Altered

PC, Mac, Linux

Here are my two favourite things to discover when playing a new puzzle game:

  1. A brilliant original mechanic that makes my brain bend in a new direction
  2. Those moments of being absolutely stuck, and then suddenly realising the solution

Altered offers both, in buckets. It’s fantastic.

At a glance, once you look past just how pretty it is, it might look a bit troublingly like yet another block-sliding puzzle game. But it isn’t. OK, admittedly, you slide blocks, but shut up. It’s different. It’s fresh, tricky, and intriguing, and not Sokoban. Apart from when it is a bit.

At the start the puzzles are based around a peculiar golden statue that can extend perpendicular arms in three blocks up, down, left or right. Always perpendicular, never up and down, or left and right at the same time. And using this ability, you need to negotiate tiled courses to reach a goal. Any part of your block or its arms touching the platforms means you’re good, but you have to twist your brain to think about how it could ever be possible to use these moves to navigate a corner, or cross an awkward gap, without accidentally falling off the levels.

As things progress it introduces more complicated tasks, such as pushing blocks onto switches, to open gates and create new routes, while cunningly ramping up the difficulty to apply all it’s previously taught you in new situations. Then just as you’re getting over-confident, it introduces new block-types to play as.

The second is one that extends arms in the same manner, but only the “hand” on the end is solid. So move it two tiles away and there’s now a gap between your body and your hand, which is not going to support you on a platform. (This is ridiculously difficult to describe with words, so look at a picture!)

After that comes a magnetic block, that doesn’t extend arms, but can attach itself to other blocks, on any of its faces, and in chains. And you’re trying to negotiate these new moves as the game presents elaborate levels with networks of switches and gates, and it all seems too much until you do it and feel like a hero genius.

I’ve reached the point, a few hours in, where I’m properly stumped by some of the puzzles, but at this point it knowingly opens up and offers multiple puzzles to try at once. Get too frustrated by one, and you can spend some time on another, even switching between different block types. I’m so impressed by how intuitively the game seems to read where a player may be at in this way.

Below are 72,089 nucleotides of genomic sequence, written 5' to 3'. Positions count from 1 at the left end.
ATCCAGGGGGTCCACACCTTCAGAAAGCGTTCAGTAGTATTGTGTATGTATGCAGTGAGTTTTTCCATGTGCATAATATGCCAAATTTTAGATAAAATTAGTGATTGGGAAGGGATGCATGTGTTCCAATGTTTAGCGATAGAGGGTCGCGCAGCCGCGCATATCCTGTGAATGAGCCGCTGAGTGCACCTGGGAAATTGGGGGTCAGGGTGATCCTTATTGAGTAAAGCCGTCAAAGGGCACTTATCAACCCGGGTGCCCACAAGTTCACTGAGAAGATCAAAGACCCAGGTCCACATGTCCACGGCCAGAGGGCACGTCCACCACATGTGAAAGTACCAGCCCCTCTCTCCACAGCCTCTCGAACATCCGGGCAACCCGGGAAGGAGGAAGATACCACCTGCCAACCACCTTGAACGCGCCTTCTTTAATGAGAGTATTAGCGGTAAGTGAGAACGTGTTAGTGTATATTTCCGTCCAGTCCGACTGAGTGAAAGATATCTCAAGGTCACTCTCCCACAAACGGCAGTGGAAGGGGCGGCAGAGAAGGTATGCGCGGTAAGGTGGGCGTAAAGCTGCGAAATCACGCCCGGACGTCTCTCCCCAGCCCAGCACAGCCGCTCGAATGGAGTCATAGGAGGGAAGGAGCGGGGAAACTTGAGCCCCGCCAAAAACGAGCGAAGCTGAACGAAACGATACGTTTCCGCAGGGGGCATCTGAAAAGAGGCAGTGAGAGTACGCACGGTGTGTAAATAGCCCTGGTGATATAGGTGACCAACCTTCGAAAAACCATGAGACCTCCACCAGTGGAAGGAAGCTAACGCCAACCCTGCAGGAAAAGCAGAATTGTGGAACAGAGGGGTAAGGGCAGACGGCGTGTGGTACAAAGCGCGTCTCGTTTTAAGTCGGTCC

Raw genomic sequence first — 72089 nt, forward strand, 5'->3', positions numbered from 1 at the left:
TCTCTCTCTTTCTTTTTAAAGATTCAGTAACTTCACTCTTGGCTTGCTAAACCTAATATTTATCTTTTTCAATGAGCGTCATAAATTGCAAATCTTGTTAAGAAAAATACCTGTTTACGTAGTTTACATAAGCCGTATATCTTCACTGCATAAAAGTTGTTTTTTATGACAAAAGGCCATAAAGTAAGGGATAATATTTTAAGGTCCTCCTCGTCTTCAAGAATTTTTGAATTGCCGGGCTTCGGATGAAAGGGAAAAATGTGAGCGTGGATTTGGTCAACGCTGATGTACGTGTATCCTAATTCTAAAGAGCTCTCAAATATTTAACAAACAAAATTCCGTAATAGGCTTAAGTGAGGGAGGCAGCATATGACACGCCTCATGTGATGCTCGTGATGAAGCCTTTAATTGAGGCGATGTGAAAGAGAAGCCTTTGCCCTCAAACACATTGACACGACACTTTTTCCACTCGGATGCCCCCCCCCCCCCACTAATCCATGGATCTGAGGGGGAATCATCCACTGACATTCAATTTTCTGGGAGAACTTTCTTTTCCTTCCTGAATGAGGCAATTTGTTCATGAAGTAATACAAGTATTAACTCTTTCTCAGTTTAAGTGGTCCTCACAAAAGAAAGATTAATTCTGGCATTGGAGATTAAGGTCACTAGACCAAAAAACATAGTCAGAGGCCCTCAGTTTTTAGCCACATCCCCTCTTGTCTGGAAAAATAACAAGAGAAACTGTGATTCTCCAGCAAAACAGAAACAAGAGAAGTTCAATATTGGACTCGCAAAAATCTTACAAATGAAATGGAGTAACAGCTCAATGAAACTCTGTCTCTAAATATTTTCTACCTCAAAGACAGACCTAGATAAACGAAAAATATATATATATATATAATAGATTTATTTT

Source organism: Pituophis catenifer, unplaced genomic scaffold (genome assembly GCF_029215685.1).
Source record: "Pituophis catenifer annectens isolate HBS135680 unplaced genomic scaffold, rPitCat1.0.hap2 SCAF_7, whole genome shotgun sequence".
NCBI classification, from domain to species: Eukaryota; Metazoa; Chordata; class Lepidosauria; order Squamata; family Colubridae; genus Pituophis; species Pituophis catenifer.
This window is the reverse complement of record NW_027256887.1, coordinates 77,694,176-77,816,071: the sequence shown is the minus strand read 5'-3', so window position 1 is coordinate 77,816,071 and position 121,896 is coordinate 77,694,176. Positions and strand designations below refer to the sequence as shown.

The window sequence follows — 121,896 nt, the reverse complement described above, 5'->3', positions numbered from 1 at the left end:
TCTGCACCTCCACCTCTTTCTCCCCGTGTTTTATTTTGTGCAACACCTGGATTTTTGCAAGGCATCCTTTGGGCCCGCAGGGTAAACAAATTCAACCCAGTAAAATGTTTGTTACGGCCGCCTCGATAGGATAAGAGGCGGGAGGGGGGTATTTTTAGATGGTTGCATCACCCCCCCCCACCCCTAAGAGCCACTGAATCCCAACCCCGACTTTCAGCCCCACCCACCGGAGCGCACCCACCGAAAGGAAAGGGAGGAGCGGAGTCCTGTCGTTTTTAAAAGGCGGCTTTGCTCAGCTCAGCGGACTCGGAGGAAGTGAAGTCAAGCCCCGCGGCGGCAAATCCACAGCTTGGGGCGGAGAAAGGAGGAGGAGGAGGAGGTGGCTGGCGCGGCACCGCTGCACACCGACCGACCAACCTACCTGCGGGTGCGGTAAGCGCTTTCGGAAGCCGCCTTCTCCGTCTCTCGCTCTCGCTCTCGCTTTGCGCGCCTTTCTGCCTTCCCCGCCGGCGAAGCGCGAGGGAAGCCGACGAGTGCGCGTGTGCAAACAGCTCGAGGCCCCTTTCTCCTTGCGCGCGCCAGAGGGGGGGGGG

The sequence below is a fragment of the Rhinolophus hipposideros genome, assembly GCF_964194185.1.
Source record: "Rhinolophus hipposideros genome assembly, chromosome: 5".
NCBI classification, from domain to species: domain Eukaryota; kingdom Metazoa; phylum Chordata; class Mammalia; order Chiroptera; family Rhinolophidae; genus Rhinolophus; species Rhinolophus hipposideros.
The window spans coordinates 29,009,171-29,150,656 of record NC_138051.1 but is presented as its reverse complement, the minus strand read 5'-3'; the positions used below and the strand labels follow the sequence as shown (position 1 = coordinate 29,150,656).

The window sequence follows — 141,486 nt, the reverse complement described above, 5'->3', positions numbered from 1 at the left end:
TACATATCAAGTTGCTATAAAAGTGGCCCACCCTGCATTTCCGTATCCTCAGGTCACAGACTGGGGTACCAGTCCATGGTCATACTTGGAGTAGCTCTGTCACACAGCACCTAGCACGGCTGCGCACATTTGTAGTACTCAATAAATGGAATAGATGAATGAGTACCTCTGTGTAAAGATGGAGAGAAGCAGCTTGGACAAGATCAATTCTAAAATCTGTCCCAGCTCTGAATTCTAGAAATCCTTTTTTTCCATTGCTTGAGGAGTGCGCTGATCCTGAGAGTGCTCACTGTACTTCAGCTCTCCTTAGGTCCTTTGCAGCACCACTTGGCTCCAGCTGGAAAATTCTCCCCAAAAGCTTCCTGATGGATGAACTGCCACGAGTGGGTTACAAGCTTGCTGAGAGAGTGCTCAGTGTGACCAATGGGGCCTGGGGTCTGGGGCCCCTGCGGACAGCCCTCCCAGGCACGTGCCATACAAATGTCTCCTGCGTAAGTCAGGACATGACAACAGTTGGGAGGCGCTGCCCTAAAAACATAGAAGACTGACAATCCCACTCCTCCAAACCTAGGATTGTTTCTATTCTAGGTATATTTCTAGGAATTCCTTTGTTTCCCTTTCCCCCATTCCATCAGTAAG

The other stand-out feature is that… the game’s nice to you! It’s not punishing, not forever tutting at your failures. Fall off a platform and it’ll just reset you to exactly where you were. Take a ridiculous number of turns to solve a relatively simple puzzle, and it’s good with that – there’s no move counter, no time limit, no star rating at the end. There’s no judgment here. It lets you move back any number of turns, and even has the sense to let you take back a level reset! Gosh I wish more games would do that, when I accidentally hit the wrong button and reset the level instead of take back a turn – here it counts a reset as just another move, so it can be taken back the same.

And as I said at the start, it’s really pretty! With a zen-gardeny vibe, and a mellow ambient soundtrack, it feels as though it’s trying to calm you down as you play, even when you’re completely stumped. It’s effective! I’ve found myself not feeling cross, but rather impressed at how it’s confounded me. Which is some sort of witchcraft.

I’m absolutely delighted by Altered. It’s a very clever and refreshingly original approach to the puzzle format, beautifully presented, deeply intuitive, and will keep you busy for a good long while. I’m so happy to have found this!

  • Glitchheart
  • Steam
  • £9/€10/$12

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2 Comments

  1. A John Walker puzzle recommendation is just what I needed this week! Thanks for the recommendation and the hard work!

  2. I played the demo of this for my own column (which is very much inspired by what you’re doing with Buried Treasure) and absolutely loved it, including and especially the slightly grotesque elements – that weird statue with its freakishly stretching arms – that sneak in between all the Buddhist lanterns and bonsai gardens.

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